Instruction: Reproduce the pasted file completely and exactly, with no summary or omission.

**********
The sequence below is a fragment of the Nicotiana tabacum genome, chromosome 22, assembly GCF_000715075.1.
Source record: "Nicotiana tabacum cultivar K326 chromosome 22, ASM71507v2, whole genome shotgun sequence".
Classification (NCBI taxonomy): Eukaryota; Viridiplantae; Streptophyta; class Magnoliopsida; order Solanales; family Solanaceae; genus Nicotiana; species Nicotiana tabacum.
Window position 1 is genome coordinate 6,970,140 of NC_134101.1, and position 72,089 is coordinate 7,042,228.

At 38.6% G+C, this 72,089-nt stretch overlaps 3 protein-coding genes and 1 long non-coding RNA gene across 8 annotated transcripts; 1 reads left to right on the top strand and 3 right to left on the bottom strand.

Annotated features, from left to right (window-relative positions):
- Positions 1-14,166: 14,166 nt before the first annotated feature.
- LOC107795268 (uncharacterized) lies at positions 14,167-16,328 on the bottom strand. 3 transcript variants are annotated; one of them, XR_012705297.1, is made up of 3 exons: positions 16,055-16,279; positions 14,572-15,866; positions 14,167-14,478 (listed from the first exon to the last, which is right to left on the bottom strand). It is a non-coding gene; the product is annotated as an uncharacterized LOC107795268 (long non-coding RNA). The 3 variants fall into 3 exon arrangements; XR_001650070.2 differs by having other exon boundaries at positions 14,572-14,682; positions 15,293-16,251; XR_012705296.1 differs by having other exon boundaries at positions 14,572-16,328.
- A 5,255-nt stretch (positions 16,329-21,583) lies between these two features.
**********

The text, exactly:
The sequence below is a fragment of the Nicotiana tabacum genome, chromosome 22, assembly GCF_000715075.1.
Source record: "Nicotiana tabacum cultivar K326 chromosome 22, ASM71507v2, whole genome shotgun sequence".
Classification (NCBI taxonomy): Eukaryota; Viridiplantae; Streptophyta; class Magnoliopsida; order Solanales; family Solanaceae; genus Nicotiana; species Nicotiana tabacum.
Window position 1 is genome coordinate 6,970,140 of NC_134101.1, and position 72,089 is coordinate 7,042,228.

At 38.6% G+C, this 72,089-nt stretch overlaps 3 protein-coding genes and 1 long non-coding RNA gene across 8 annotated transcripts; 1 reads left to right on the top strand and 3 right to left on the bottom strand.

Annotated features, from left to right (window-relative positions):
- Positions 1-14,166: 14,166 nt before the first annotated feature.
- LOC107795268 (uncharacterized) lies at positions 14,167-16,328 on the bottom strand. 3 transcript variants are annotated; one of them, XR_012705297.1, is made up of 3 exons: positions 16,055-16,279; positions 14,572-15,866; positions 14,167-14,478 (listed from the first exon to the last, which is right to left on the bottom strand). It is a non-coding gene; the product is annotated as an uncharacterized LOC107795268 (long non-coding RNA). The 3 variants fall into 3 exon arrangements; XR_001650070.2 differs by having other exon boundaries at positions 14,572-14,682; positions 15,293-16,251; XR_012705296.1 differs by having other exon boundaries at positions 14,572-16,328.
- A 5,255-nt stretch (positions 16,329-21,583) lies between these two features.